Retailers must act responsibly says Prince of Wales Published: 07 November, 2006
HRH The Prince of Wales
DURING an exclusive interview for TVEs Earth Report series, The Prince of Wales makes a passionate call for a worldwide effort to save the worlds endangered albatrosses from extinction. He calls on retailers to obtain their fish only from certified stocks.
Today, The Prince will host a reception at Clarence House, in conjunction with The Friends of TVE and the RSPB, to launch the film, Race to the Save the Albatross.
Speaking in the film, scheduled for global broadcast on BBC World from November 11-13, The Prince warns that humanity needs to take urgent action to avoid bringing about the extinction of the albatross.
I feel it should be our duty to ensure that we dont lose any species if we possibly can help it,” he says.
Think of the way in which we treat our world, and the way we treat our oceans, and the way we exploit the fish stocks in particular. It would be such an appalling commentary on the way we treat the world.
The Prince calls on food retailers to act responsibly: A lot is dependent on the retailers and big stores they also can make a huge difference by deciding that they are going to obtain their fish only from certified stocks.
Albatrosses are being killed at an estimated rate of 100,000 birds per annum. These deaths are unintentionally caused by long-line fishing boats scouring the Southern Ocean for highly-prized species like tuna, toothfish and swordfish. They fish with lines up to 120 kilometres long, with thousands of baited hooks attached. BirdLife International estimates that one bird drowns on a longline hook every five minutes.
One of the major problems they face, the film shows, is the number of pirate ships fishing the Southern Ocean under flags of convenience – the illegal, unregulated and unreported vessels thought to be responsible for at least a quarter of all the albatrosses killed annually.
The BirdLife International Task Force is working with fishermen aboard vessels to promote simple, low cost ways to cut the number of albatrosses killed by long-line fishing boats, including setting lines at night, weighting them so they sink quickly, and using streamer lines to scare the birds away.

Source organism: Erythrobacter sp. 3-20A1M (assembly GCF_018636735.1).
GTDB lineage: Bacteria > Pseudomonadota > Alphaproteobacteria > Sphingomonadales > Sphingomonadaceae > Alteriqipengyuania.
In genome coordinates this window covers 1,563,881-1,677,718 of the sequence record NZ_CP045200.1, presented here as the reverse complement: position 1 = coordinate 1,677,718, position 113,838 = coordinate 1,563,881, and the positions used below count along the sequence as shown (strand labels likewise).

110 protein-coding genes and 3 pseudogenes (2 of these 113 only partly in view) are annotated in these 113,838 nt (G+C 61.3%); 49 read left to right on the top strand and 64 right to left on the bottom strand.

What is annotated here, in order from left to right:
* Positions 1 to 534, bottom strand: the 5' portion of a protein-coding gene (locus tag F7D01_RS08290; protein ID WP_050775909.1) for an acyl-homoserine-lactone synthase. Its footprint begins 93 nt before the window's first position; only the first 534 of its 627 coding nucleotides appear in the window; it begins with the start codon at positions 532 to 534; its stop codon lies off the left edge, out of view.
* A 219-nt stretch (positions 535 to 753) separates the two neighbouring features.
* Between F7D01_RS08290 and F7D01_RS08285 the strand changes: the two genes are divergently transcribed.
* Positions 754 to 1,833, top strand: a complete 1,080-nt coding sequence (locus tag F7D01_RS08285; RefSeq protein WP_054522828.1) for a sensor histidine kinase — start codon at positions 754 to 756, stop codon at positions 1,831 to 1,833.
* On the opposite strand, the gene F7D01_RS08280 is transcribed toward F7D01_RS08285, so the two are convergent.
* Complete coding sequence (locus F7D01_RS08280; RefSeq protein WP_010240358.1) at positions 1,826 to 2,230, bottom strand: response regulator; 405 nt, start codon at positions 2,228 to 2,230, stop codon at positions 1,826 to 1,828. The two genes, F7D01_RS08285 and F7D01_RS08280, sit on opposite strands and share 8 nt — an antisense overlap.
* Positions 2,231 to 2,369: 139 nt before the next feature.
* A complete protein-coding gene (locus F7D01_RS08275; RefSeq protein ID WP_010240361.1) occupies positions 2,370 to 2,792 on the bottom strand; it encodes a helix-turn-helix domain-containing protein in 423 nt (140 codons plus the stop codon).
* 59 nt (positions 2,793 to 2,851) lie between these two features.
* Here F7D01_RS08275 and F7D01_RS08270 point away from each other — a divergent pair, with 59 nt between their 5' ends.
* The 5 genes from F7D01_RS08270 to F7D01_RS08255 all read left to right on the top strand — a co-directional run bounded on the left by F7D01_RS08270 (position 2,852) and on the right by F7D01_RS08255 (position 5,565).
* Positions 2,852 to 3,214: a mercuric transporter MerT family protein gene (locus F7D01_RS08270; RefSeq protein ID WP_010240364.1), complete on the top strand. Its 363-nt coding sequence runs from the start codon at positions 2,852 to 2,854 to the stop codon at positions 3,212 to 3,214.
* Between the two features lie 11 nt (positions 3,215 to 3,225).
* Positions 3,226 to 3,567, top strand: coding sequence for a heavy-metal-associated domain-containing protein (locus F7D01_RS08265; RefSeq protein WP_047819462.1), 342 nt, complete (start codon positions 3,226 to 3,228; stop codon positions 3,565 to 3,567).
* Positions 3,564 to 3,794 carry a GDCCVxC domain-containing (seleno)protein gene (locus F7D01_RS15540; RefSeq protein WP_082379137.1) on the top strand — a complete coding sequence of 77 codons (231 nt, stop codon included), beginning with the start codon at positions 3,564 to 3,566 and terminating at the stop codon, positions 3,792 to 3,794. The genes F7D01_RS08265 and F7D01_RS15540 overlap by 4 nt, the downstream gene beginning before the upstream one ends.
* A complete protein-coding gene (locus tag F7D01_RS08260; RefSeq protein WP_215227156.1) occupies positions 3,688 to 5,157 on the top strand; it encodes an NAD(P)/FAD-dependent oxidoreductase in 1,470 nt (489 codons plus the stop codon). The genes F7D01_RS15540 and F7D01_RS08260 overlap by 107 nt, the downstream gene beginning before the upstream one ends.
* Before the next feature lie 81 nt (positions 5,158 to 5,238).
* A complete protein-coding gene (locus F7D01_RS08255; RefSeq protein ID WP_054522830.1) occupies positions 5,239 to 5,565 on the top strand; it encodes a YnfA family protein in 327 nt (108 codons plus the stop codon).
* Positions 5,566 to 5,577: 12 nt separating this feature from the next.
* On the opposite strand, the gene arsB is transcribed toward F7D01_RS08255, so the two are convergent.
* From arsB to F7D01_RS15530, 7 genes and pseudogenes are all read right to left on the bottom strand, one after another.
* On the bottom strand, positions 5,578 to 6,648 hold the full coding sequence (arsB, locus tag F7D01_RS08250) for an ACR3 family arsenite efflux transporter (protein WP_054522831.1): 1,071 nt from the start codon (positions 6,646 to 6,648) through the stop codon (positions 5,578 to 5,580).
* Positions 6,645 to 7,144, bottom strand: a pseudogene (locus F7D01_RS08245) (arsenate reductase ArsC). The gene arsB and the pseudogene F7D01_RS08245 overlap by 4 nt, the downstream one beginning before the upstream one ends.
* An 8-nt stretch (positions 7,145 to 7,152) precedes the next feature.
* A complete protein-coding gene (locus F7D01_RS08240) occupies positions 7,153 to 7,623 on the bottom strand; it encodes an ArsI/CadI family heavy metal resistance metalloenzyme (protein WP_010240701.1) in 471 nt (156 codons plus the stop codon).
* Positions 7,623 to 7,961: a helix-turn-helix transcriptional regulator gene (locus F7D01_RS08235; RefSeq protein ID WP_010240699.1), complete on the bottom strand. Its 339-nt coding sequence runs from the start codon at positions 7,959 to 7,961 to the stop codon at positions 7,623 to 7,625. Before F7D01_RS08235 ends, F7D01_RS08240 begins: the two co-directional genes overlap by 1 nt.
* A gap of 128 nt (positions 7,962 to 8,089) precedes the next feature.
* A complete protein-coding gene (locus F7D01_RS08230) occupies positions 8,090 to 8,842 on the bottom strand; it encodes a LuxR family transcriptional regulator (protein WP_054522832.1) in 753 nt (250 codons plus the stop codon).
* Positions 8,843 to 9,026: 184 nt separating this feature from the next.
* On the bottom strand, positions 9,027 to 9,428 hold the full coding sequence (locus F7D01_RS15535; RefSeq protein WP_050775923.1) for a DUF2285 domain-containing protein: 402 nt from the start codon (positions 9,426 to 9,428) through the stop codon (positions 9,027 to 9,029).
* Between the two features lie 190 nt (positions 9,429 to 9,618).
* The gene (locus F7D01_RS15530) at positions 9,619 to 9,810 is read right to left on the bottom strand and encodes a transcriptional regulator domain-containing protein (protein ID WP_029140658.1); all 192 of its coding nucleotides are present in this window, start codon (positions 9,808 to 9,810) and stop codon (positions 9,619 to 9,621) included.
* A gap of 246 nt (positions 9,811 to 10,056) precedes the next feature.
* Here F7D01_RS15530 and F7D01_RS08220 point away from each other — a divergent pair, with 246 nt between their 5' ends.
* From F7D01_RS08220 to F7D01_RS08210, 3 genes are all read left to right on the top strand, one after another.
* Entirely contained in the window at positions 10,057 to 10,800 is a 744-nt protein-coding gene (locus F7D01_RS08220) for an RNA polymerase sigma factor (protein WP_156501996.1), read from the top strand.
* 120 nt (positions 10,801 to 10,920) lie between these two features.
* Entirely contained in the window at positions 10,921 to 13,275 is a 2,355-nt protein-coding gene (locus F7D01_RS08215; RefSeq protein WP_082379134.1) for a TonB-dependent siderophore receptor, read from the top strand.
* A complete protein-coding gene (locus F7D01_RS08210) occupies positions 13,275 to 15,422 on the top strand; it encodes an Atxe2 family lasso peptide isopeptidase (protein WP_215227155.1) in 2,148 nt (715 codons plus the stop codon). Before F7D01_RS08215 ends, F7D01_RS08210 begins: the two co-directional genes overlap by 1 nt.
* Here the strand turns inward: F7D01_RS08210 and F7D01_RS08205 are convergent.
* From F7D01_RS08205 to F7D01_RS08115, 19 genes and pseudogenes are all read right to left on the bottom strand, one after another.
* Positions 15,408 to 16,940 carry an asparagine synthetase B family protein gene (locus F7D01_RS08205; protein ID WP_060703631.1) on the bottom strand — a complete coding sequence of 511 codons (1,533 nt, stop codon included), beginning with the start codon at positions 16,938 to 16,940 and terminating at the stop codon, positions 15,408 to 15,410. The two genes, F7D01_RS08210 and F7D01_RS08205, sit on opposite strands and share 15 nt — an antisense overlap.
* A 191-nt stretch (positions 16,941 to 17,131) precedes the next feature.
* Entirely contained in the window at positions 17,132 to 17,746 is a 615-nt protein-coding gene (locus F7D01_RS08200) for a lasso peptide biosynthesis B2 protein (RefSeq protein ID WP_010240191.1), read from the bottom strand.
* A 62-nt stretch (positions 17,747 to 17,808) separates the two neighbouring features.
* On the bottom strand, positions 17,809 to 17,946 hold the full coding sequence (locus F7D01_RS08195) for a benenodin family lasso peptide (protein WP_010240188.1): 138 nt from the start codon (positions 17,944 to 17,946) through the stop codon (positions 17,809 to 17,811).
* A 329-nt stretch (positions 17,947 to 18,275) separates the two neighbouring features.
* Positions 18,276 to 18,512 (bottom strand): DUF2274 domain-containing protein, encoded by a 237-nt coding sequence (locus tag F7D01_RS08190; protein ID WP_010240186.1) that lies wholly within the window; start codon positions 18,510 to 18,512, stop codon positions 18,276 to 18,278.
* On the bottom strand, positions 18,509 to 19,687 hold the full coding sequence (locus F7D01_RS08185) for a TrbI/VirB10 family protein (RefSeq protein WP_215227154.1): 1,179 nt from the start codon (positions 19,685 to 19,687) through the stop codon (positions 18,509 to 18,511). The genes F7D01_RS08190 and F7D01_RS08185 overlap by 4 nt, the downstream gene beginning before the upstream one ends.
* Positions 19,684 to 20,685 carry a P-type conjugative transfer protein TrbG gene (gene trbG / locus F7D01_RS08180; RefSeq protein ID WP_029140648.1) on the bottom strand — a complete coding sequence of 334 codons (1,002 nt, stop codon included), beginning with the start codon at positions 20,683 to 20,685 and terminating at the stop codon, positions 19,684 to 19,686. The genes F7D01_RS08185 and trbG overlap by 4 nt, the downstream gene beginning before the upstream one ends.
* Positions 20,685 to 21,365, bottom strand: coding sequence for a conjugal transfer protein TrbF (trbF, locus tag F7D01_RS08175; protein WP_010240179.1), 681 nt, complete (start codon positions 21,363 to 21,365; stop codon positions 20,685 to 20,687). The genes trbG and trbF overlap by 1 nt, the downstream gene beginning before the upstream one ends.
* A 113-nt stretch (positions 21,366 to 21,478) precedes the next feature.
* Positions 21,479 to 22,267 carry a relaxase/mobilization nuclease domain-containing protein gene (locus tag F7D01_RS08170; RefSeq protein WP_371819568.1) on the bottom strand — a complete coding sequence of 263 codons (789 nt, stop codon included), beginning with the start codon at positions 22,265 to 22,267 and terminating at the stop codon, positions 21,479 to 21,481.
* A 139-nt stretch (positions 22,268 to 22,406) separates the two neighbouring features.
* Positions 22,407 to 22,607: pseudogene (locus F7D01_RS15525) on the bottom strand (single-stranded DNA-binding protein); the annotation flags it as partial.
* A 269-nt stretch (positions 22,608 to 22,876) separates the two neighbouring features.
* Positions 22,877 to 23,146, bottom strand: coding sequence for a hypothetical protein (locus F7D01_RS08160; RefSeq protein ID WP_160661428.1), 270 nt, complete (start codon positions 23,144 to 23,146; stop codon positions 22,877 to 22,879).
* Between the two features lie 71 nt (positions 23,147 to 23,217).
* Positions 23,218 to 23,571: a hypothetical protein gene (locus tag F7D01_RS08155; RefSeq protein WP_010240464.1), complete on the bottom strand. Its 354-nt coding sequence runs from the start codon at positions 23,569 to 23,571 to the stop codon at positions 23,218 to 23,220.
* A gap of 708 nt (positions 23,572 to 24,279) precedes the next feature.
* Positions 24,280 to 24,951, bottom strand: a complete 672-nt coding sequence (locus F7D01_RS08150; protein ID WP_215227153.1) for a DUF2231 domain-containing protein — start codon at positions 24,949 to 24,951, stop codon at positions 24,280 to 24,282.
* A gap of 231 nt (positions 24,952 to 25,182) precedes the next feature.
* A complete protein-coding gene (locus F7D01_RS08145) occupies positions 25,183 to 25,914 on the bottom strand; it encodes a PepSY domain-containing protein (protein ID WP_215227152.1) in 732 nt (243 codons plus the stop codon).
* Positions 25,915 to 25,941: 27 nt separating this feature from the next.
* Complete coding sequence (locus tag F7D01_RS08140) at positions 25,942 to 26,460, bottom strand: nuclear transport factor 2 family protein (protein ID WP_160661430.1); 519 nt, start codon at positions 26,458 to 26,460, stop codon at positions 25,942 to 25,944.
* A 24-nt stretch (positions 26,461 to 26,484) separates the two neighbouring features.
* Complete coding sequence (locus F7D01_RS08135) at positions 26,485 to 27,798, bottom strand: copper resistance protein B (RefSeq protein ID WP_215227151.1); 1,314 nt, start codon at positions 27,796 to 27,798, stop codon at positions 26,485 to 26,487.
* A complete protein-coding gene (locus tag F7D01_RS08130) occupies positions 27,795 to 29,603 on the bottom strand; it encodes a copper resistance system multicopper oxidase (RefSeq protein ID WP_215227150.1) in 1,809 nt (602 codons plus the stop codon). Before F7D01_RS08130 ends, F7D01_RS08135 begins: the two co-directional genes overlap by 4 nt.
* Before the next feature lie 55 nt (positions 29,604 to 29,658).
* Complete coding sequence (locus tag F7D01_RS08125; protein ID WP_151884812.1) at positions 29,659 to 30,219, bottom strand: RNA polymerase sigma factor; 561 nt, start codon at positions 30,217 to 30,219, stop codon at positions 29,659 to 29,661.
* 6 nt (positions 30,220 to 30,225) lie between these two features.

In his commentary, The Prince highlights the efforts being made by these conservationists. One of the things that I think is very impressive is the work being done by the Albatross Task Force, he says.
These mitigation measures have been shown to reduce the damage to albatrosses to almost zero . . . the challenge is to get the message across that these mitigation measures should be used at all times in all these fishing areas.
Dr Ben Sullivan, of RSPB and BirdLife International, said, The international legislation we are building to save the albatross will only work if it filters down to effective action on the fishing deck, and this film is a huge boost to spreading that grassroots awareness. We already have five Albatross Task Force experts, funded by the RSPB, making a real difference in South Africa and Brazil, and we will shortly be up and running in Chile too.
Commenting on the latest news from the Commission for the Conservation of Antarctic Marine Living Resources (CCAMLR), Graham Wynne, the RSPBs chief executive, said: We have just received incontrovertible proof of the value of mitigation measures for protecting albatrosses. CCAMLR, the body responsible for managing the fisheries around Antarctica, has reported that no albatross has been killed in this years regulated long-line fishery; a remarkable achievement given that ten years ago several thousand were killed annually. If other regions incorporated these measures today, the slaughter would be cut dramatically from tomorrow.
Produced in collaboration with the RSPB, Race to the Save the Albatross is the fourth programme in TVEs new series of Earth Report the longest running environment series on global television.
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